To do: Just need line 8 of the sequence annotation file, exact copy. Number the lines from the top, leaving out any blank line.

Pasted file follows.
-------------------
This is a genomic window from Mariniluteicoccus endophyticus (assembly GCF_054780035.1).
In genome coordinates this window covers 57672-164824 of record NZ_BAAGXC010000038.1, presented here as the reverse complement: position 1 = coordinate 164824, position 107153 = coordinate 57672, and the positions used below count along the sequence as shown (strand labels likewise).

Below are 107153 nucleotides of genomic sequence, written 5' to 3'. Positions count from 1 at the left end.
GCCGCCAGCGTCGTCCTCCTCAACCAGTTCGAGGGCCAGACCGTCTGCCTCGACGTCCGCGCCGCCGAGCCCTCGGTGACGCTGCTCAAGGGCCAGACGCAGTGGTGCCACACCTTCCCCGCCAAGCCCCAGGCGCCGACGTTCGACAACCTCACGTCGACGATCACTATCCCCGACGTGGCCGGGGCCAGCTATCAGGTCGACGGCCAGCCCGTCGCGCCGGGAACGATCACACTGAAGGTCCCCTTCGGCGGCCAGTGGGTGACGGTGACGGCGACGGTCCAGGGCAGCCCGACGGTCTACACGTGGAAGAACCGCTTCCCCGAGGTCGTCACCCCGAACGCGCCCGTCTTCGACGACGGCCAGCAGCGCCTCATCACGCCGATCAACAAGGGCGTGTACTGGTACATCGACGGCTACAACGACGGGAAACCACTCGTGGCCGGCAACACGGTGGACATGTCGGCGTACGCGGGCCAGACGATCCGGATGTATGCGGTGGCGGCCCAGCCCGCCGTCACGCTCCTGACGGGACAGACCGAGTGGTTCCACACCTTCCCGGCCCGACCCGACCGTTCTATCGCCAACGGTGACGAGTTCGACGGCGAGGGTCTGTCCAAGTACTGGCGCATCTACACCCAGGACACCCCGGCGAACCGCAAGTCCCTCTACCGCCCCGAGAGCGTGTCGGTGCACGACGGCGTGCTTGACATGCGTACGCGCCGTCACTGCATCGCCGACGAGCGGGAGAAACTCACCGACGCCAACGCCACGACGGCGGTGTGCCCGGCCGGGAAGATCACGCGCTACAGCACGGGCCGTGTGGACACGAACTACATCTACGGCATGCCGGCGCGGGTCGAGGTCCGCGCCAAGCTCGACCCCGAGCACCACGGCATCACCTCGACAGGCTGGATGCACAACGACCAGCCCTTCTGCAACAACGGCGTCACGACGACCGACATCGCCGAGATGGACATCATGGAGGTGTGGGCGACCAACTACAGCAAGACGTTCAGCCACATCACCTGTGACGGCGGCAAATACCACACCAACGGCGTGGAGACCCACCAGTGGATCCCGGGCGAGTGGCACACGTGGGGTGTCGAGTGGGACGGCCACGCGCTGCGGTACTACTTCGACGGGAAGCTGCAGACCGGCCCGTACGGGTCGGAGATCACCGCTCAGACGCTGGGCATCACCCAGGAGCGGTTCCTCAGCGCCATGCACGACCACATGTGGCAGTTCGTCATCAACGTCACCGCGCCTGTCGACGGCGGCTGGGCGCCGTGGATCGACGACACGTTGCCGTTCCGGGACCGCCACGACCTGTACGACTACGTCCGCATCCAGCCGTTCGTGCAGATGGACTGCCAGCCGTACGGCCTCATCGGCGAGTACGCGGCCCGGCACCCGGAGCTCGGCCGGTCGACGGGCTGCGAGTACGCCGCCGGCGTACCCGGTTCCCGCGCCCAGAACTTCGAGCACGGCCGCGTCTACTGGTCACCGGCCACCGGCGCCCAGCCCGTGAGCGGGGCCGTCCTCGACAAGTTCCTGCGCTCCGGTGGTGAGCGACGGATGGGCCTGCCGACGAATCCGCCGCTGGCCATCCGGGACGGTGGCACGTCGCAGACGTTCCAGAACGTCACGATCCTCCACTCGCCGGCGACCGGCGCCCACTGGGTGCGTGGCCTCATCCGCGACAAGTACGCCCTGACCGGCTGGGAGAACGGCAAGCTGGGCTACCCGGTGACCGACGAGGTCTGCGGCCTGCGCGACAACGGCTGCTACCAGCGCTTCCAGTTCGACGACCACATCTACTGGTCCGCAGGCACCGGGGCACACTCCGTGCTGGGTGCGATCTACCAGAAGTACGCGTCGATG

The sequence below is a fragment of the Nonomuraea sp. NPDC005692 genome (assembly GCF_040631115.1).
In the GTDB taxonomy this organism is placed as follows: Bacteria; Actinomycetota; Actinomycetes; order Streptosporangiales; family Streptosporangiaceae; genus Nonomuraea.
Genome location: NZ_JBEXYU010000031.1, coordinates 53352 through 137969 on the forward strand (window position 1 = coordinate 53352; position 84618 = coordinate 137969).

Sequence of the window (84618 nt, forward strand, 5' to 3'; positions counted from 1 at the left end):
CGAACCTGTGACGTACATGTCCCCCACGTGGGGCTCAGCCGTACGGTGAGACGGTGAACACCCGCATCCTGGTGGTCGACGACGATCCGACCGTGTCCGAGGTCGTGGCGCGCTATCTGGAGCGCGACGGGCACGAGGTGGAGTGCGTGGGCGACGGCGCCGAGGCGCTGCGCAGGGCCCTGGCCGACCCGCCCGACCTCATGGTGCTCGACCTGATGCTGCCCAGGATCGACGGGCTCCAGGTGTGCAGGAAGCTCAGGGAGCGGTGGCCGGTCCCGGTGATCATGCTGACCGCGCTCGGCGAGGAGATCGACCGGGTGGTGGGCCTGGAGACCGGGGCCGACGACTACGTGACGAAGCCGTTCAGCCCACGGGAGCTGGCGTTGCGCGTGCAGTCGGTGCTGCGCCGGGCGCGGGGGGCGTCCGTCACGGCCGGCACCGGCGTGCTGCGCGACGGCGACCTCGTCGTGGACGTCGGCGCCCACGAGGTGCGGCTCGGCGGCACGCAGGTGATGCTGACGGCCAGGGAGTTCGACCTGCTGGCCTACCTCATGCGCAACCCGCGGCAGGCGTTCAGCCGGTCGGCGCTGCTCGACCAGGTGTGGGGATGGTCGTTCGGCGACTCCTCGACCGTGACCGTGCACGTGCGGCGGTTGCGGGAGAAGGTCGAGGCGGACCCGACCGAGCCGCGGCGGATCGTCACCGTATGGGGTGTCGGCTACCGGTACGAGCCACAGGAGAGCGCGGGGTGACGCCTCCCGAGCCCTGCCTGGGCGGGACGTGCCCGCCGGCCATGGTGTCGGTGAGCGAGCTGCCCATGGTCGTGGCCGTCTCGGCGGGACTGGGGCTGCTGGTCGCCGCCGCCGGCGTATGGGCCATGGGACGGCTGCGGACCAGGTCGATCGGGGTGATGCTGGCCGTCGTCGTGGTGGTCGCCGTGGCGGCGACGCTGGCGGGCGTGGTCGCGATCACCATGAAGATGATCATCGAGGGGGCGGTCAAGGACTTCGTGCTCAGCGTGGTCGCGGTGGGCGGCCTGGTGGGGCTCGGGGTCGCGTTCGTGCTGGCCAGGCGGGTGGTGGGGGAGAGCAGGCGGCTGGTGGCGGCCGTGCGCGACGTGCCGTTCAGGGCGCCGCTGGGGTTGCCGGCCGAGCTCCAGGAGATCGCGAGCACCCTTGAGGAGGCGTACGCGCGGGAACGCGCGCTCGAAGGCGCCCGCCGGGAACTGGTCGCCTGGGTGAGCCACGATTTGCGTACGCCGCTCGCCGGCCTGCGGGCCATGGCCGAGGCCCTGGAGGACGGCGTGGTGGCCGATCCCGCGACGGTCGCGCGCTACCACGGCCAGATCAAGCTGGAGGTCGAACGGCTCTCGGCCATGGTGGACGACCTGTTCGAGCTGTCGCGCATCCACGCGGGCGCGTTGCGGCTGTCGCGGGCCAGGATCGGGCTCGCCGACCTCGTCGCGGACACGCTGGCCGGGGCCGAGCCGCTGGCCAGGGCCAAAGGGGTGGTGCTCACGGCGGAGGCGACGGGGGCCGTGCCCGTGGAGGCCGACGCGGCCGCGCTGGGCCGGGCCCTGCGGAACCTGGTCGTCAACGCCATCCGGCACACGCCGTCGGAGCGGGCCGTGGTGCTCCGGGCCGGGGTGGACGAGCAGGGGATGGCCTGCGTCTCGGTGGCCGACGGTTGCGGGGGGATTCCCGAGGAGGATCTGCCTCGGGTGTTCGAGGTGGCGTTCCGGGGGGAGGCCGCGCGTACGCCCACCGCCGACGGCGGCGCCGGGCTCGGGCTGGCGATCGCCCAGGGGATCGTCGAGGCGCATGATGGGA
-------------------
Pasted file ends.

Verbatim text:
Sequence of the window (84618 nt, forward strand, 5' to 3'; positions counted from 1 at the left end):